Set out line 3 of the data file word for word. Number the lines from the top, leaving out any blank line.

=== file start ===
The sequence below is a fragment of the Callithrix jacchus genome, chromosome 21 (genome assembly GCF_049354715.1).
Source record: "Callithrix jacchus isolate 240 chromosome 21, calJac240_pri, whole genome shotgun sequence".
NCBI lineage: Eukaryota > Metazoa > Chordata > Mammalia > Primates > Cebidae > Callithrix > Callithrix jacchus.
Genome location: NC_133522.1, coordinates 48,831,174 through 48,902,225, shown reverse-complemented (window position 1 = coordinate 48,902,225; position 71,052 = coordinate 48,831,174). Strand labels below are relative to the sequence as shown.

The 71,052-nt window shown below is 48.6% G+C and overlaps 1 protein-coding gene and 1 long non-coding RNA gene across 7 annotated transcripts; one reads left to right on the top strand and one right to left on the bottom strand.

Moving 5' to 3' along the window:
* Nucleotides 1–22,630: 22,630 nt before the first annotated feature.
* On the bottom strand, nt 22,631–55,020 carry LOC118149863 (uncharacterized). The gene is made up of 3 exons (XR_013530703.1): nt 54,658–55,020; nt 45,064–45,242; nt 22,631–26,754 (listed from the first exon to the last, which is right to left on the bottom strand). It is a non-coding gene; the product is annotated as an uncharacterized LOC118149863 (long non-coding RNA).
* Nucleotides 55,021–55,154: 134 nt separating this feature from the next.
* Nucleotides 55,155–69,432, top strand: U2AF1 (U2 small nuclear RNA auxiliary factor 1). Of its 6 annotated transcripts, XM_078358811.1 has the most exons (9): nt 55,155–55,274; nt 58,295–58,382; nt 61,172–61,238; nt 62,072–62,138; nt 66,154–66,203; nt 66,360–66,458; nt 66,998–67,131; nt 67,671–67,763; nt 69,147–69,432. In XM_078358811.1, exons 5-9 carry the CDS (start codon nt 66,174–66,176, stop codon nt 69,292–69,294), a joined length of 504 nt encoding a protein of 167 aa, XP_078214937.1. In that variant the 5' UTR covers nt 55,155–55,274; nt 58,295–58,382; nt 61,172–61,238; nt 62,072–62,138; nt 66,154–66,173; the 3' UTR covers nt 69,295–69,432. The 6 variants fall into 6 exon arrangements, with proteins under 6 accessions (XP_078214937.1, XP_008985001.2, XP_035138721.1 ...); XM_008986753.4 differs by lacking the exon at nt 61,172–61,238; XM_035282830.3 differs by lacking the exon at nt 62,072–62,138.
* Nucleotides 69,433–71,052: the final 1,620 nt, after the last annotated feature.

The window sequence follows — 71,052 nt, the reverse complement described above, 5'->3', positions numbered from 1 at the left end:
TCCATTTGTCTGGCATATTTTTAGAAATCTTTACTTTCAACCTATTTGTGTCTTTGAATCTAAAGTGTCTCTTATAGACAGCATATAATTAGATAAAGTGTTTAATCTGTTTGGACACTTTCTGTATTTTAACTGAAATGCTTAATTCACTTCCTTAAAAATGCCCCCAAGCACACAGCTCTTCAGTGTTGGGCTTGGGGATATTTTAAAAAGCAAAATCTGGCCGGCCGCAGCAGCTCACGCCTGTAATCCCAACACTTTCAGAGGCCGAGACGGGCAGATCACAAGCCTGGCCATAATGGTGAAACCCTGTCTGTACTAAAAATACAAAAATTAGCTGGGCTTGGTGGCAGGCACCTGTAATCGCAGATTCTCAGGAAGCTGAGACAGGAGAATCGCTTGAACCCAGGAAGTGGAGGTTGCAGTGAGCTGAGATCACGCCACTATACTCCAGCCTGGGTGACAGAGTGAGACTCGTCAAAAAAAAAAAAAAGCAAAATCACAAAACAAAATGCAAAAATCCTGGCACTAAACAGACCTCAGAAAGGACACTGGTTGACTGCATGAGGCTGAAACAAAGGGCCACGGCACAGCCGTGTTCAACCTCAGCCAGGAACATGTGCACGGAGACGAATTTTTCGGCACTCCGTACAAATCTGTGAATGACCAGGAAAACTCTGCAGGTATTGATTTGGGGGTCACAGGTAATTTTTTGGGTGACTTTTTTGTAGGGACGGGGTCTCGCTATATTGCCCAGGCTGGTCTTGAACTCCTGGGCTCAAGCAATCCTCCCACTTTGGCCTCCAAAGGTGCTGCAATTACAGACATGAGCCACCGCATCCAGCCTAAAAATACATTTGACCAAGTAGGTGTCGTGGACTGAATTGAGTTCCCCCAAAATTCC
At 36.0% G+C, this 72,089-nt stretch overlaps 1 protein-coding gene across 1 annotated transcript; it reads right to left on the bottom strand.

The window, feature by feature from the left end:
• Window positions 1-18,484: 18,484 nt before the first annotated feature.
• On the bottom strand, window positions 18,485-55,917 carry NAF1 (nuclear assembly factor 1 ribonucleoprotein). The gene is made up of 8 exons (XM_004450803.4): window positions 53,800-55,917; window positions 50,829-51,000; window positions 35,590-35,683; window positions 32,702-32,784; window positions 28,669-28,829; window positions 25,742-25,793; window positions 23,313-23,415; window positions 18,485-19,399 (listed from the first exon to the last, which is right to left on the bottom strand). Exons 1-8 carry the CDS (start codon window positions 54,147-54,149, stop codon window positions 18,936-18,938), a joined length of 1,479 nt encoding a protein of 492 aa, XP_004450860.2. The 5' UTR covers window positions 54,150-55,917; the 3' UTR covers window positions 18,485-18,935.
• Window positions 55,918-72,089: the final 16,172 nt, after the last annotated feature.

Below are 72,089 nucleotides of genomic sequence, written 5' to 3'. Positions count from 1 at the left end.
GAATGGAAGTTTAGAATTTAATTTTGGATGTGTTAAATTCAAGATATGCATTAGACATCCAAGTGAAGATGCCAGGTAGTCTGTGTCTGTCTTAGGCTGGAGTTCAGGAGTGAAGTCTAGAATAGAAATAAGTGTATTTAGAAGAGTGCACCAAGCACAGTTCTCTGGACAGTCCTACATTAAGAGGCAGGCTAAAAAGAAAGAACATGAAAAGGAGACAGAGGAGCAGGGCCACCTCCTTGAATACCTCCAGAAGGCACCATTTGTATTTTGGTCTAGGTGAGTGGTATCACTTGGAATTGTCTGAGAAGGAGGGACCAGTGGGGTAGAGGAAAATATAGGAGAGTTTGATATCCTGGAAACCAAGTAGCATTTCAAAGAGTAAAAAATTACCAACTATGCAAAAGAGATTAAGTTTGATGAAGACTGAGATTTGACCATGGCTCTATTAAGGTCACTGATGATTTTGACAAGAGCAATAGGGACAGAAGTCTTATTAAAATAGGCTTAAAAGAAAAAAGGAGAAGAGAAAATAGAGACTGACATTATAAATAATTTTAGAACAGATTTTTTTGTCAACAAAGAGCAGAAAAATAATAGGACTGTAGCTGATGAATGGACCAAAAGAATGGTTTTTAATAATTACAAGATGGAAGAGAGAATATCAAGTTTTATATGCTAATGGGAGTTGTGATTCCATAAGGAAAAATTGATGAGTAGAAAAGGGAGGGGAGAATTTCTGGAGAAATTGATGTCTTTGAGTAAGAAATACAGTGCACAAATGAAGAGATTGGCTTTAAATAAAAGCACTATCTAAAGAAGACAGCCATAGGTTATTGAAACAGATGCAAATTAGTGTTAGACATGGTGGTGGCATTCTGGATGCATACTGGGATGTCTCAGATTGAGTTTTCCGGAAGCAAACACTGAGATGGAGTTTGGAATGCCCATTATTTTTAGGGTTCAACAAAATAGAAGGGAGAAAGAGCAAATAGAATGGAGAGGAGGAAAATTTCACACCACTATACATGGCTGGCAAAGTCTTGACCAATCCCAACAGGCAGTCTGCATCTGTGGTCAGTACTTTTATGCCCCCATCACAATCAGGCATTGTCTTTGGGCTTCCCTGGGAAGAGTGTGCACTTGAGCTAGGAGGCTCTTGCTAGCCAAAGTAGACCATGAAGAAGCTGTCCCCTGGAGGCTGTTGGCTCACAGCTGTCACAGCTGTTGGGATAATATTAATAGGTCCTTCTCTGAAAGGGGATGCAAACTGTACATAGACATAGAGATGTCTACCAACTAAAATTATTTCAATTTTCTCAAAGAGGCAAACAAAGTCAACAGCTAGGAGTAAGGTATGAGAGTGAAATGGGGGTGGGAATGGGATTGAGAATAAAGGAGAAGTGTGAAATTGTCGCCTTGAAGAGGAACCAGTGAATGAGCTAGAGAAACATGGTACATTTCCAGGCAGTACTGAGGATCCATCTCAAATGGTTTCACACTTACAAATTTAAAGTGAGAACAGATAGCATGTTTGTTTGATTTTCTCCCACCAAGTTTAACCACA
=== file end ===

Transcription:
NCBI lineage: Eukaryota > Metazoa > Chordata > Mammalia > Primates > Cebidae > Callithrix > Callithrix jacchus.